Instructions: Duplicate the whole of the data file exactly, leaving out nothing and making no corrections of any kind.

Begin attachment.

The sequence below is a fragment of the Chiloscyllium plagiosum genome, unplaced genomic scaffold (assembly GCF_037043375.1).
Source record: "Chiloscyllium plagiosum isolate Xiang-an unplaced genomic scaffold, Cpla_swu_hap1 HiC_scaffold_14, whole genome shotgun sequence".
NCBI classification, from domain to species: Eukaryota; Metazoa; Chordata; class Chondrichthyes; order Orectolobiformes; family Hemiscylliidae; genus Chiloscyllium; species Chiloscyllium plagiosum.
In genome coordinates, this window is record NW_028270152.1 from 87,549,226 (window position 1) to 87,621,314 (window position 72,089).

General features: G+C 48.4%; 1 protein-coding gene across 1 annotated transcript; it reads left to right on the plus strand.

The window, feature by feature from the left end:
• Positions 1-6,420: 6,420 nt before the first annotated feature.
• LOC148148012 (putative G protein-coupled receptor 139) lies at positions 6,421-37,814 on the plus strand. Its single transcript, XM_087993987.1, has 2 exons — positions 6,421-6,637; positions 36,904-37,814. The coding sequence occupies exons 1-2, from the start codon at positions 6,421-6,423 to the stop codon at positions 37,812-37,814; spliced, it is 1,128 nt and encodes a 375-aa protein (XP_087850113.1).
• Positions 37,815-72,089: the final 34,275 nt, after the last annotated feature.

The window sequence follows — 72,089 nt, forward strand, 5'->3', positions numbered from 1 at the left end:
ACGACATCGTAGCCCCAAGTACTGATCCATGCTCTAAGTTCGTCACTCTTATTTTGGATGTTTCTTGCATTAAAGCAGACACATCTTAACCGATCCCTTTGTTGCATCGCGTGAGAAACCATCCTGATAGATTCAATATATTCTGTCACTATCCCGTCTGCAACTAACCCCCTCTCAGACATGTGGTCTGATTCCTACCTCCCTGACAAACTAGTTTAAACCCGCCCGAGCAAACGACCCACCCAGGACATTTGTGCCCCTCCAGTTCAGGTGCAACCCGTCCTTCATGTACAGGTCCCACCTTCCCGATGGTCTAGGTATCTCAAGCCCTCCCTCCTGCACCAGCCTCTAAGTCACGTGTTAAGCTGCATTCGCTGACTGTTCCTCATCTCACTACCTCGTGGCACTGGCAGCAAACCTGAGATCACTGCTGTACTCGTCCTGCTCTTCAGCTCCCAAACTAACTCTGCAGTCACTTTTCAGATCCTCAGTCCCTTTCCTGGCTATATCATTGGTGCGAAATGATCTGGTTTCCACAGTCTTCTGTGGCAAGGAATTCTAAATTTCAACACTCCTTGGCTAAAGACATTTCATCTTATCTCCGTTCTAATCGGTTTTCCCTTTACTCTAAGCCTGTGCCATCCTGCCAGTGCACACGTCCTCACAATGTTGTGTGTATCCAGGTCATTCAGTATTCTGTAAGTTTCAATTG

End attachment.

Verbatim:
The sequence below is a fragment of the Chiloscyllium plagiosum genome, unplaced genomic scaffold (assembly GCF_037043375.1).
Source record: "Chiloscyllium plagiosum isolate Xiang-an unplaced genomic scaffold, Cpla_swu_hap1 HiC_scaffold_14, whole genome shotgun sequence".
NCBI classification, from domain to species: Eukaryota; Metazoa; Chordata; class Chondrichthyes; order Orectolobiformes; family Hemiscylliidae; genus Chiloscyllium; species Chiloscyllium plagiosum.
In genome coordinates, this window is record NW_028270152.1 from 87,549,226 (window position 1) to 87,621,314 (window position 72,089).

General features: G+C 48.4%; 1 protein-coding gene across 1 annotated transcript; it reads left to right on the plus strand.

The window, feature by feature from the left end:
• Positions 1-6,420: 6,420 nt before the first annotated feature.
• LOC148148012 (putative G protein-coupled receptor 139) lies at positions 6,421-37,814 on the plus strand. Its single transcript, XM_087993987.1, has 2 exons — positions 6,421-6,637; positions 36,904-37,814. The coding sequence occupies exons 1-2, from the start codon at positions 6,421-6,423 to the stop codon at positions 37,812-37,814; spliced, it is 1,128 nt and encodes a 375-aa protein (XP_087850113.1).
• Positions 37,815-72,089: the final 34,275 nt, after the last annotated feature.

The window sequence follows — 72,089 nt, forward strand, 5'->3', positions numbered from 1 at the left end:
ACGACATCGTAGCCCCAAGTACTGATCCATGCTCTAAGTTCGTCACTCTTATTTTGGATGTTTCTTGCATTAAAGCAGACACATCTTAACCGATCCCTTTGTTGCATCGCGTGAGAAACCATCCTGATAGATTCAATATATTCTGTCACTATCCCGTCTGCAACTAACCCCCTCTCAGACATGTGGTCTGATTCCTACCTCCCTGACAAACTAGTTTAAACCCGCCCGAGCAAACGACCCACCCAGGACATTTGTGCCCCTCCAGTTCAGGTGCAACCCGTCCTTCATGTACAGGTCCCACCTTCCCGATGGTCTAGGTATCTCAAGCCCTCCCTCCTGCACCAGCCTCTAAGTCACGTGTTAAGCTGCATTCGCTGACTGTTCCTCATCTCACTACCTCGTGGCACTGGCAGCAAACCTGAGATCACTGCTGTACTCGTCCTGCTCTTCAGCTCCCAAACTAACTCTGCAGTCACTTTTCAGATCCTCAGTCCCTTTCCTGGCTATATCATTGGTGCGAAATGATCTGGTTTCCACAGTCTTCTGTGGCAAGGAATTCTAAATTTCAACACTCCTTGGCTAAAGACATTTCATCTTATCTCCGTTCTAATCGGTTTTCCCTTTACTCTAAGCCTGTGCCATCCTGCCAGTGCACACGTCCTCACAATGTTGTGTGTATCCAGGTCATTCAGTATTCTGTAAGTTTCAATTG